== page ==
I derive measures of U.S. job-separation and job-matching rates from aggregate Current Population Survey data. Using an unrestricted unobserved-components approach, I decompose these series into trends and cycles and compare the results with the trend and cyclical behavior of labor-productivity growth. Both transitory and permanent shocks to productivity are strongly positively correlated with fluctuations in the rate of job matching and negatively correlated with cyclical fluctuations in separation rates. Productivity growth thereby accounts for about a third of the overall variation in the ...
Supervisory Policy Analysis Working Papers , Paper 2005-04

Working Paper
Gains from financial integration in the European union: evidence for new and old members

We estimate potential welfare gains from financial integration and corresponding better insurance against country-specific shocks to output (risk sharing) for the twenty-five European Union countries. Using theoretical utility-based measures we express the gains from risk sharing as the utility equivalent of a permanent increase in consumption. We report positive potential welfare gains for all the EU countries if they move toward full risk sharing. Ten country-members who joined the Union in 2004 have more volatile or counter-cyclical consumption and output and would obtain much higher ...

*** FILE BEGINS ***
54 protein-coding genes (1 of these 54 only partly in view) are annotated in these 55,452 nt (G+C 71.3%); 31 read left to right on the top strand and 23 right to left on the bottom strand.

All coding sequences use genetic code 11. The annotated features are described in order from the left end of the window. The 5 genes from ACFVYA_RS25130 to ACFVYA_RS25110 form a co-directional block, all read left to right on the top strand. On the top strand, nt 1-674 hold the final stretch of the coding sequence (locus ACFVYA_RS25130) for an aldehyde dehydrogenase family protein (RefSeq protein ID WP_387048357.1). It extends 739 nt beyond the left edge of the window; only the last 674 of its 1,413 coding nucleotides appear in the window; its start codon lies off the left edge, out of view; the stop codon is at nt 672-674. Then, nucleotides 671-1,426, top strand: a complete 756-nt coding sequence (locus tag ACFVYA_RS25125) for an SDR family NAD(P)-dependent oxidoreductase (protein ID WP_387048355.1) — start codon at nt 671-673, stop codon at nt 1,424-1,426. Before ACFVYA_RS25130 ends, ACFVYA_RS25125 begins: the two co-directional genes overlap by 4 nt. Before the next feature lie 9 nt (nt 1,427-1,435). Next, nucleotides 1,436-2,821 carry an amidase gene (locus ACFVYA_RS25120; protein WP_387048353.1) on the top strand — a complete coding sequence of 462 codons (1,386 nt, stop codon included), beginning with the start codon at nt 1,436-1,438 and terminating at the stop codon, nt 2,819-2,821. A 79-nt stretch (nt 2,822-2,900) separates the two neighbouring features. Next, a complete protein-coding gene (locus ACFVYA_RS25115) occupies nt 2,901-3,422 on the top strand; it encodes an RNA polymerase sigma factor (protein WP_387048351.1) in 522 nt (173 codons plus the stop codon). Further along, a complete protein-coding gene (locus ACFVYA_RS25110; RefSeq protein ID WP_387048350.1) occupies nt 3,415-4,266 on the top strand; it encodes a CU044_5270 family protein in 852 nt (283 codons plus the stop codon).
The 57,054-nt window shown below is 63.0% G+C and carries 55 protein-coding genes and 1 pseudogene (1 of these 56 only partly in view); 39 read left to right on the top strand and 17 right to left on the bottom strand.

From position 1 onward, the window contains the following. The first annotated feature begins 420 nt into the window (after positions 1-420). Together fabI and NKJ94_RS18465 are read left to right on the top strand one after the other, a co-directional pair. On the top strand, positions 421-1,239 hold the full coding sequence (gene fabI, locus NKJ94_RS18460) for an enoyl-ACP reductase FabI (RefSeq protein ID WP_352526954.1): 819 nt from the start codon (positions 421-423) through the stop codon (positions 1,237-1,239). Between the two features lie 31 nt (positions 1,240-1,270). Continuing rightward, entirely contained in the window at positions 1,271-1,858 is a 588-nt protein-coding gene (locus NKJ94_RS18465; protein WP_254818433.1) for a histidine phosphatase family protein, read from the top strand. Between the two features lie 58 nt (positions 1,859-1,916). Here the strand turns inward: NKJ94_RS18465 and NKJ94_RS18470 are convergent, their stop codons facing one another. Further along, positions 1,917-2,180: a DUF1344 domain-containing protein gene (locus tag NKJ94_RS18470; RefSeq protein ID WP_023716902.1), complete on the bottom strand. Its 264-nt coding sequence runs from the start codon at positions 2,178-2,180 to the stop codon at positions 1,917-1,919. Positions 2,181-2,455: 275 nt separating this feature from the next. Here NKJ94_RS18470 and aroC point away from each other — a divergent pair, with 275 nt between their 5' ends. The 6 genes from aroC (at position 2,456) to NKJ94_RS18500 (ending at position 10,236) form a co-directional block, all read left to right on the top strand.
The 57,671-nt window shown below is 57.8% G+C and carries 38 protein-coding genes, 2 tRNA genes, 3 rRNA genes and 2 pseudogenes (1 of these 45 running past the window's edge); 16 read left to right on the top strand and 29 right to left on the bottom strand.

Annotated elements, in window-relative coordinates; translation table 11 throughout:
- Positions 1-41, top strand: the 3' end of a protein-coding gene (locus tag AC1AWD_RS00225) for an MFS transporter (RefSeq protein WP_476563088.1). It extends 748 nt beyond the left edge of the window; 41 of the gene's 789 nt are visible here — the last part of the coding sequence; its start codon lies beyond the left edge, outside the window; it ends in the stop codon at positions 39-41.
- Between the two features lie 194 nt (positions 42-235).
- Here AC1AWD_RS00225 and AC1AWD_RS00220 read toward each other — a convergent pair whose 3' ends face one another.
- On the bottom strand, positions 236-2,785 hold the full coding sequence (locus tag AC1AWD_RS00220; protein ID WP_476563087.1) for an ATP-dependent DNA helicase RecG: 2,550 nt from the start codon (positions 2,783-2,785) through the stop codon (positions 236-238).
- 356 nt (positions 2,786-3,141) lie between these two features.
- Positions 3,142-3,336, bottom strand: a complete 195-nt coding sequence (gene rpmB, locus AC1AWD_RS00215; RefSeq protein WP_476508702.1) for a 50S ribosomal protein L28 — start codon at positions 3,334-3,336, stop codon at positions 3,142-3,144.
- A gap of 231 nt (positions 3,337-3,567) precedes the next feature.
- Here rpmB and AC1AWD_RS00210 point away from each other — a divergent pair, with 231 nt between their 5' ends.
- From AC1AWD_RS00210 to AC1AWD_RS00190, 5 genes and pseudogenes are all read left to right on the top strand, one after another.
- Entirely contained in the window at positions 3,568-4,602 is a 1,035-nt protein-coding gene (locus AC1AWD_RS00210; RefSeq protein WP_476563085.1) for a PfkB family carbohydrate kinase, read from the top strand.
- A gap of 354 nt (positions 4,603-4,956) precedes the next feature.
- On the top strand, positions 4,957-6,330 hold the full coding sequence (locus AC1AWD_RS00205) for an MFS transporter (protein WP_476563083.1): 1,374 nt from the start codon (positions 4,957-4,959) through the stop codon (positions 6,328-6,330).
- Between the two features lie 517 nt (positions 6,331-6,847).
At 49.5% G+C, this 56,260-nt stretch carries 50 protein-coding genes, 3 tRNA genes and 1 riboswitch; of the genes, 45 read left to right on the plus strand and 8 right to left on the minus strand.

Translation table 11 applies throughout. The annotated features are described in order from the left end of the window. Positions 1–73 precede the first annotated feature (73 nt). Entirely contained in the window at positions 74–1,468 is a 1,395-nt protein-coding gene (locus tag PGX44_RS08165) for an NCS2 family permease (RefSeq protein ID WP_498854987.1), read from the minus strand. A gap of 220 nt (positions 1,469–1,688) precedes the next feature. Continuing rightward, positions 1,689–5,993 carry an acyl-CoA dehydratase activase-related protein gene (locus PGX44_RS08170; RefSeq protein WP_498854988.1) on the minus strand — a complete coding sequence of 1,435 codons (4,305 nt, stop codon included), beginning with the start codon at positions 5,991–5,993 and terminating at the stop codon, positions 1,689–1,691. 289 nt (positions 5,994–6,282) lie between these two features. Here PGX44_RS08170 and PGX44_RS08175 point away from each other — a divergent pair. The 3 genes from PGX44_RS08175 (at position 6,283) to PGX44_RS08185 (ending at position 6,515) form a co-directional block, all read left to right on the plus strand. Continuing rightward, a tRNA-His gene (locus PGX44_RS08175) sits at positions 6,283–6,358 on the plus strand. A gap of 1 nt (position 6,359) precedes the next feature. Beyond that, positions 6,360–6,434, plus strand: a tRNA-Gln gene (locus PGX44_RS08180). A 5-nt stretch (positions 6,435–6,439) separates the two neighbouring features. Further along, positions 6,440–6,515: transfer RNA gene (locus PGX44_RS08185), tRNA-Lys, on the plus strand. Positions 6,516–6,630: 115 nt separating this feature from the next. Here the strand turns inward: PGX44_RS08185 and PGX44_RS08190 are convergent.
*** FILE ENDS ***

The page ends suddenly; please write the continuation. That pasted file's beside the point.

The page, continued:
Supervisory Policy Analysis Working Papers , Paper 2007-01

Working Paper
In search of the natural rate of unemployment

The natural rate of unemployment can be measured as the time-varying steady state of a structural vector autoregression. For post-War U.S. data, the natural rate implied by this approach is more volatile than most previous estimates, with its movements accounting for the bulk of the variation in the unemployment rate, as well as substantial portions of the variation in aggregate output and inflation. These movements, in turn, can be related to variables associated with labor-market search theory, including unemployment benefits, labor productivity, real wages, and sectoral shifts in the labor ...